Staff retention is one of the main reasons for investing in a good onboarding programme.
From an onboarding report by PWC in Great Britain it becomes apparent that one in three new employees leaves the company within a year; 22% of them go to another employer in the first six weeks. For many organisations, therefore, a formal onboarding process is crucial for their business operations.
35% leave the company within two years.
In the Netherlands, the figures are slightly different, but they are remarkable all the same. In the first half year, 86% of new staff decide whether they will stay or leave. An average of 35% of new employees leave the company within two years. Did you know that replacing an employee costs about a gross annual salary? Add up the costs of recruitment and selection, onboarding by colleagues, training and lower productivity in the first year.
Opt for a good onboarding process.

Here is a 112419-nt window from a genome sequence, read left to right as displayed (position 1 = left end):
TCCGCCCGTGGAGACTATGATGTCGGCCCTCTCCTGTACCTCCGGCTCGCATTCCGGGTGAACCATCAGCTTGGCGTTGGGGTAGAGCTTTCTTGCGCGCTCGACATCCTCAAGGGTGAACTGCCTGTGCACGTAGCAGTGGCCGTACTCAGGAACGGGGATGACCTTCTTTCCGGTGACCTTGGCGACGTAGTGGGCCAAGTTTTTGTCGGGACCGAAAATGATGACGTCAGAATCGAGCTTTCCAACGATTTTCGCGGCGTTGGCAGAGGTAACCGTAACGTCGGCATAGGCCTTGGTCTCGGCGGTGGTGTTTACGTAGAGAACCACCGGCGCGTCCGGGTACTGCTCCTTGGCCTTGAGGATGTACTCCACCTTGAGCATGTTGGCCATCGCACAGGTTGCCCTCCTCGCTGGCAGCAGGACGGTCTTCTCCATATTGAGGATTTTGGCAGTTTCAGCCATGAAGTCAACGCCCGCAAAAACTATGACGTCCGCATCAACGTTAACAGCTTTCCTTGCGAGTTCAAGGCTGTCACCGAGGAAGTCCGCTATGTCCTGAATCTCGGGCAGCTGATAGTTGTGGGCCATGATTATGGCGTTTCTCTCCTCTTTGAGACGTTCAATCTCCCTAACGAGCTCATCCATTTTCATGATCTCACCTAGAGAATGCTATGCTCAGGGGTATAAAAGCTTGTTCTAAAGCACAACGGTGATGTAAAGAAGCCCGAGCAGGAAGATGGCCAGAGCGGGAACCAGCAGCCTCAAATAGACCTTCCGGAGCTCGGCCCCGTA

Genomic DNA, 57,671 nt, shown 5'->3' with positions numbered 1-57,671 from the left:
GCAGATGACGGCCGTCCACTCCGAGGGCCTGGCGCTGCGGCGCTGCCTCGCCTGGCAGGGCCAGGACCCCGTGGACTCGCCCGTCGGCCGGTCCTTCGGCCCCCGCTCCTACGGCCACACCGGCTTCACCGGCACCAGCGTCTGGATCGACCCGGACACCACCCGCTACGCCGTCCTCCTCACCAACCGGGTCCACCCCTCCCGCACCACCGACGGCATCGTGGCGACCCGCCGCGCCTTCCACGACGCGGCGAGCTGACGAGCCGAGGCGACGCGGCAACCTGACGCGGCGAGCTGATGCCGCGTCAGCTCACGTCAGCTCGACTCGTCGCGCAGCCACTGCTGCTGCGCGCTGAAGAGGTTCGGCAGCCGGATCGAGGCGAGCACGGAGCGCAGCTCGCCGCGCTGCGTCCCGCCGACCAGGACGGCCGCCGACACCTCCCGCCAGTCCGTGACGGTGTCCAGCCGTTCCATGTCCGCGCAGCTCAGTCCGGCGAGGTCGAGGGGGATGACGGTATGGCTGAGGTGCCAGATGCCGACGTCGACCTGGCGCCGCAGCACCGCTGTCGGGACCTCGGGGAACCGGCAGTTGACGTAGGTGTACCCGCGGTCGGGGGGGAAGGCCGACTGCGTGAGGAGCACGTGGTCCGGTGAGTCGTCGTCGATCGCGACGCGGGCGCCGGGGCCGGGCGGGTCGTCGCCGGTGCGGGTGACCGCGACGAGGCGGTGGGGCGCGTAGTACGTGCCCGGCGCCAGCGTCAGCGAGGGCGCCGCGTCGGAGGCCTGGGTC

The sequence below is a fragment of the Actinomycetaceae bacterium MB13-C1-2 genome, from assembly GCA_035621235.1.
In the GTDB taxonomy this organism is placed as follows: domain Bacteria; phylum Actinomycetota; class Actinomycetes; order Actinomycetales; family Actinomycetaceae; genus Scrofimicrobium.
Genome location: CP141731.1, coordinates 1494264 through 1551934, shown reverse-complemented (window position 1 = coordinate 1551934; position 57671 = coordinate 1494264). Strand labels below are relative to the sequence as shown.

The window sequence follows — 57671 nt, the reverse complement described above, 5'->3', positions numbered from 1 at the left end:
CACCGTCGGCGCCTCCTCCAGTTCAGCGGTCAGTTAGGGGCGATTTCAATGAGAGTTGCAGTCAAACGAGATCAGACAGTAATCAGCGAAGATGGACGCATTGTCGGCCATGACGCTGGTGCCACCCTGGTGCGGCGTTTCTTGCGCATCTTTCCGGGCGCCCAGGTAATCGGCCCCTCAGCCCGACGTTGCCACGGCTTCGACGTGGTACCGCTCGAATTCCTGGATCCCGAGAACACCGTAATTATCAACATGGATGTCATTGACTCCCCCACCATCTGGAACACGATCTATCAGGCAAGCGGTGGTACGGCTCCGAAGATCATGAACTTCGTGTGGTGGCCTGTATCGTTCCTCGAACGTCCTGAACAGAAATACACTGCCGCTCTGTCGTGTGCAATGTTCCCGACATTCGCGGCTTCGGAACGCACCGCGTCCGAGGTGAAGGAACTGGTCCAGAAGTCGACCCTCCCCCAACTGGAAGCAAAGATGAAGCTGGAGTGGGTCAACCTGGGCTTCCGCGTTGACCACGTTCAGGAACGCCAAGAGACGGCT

If you cannot manage to retain new employees, it will cost a lot of effort and money. A good onboarding process, on the other hand, has its benefits. Onboarding works both ways.
What are the costs of poor onboarding?
- The average costs of replacing one employee are the equivalent of a gross annual salary (international figures even suggest one to three times the annual salary).
- If there is no onboarding process, it often takes a year before an employee has the same productivity as the average worker in the respective company.
- Companies that do not have proper onboarding for their employees may have a worse labour market reputation.
What are the benefits of successful onboarding?
- Onboarding processes can reduce staff turnover by at least 25%;
- Employees become productive sooner; often it takes only four to six months for them to be at their colleagues’ average production level;
- A better labour market image and higher employee loyalty.
Sources: PWC, Wynhurst Group, Aberdeen Group, onboarding.nl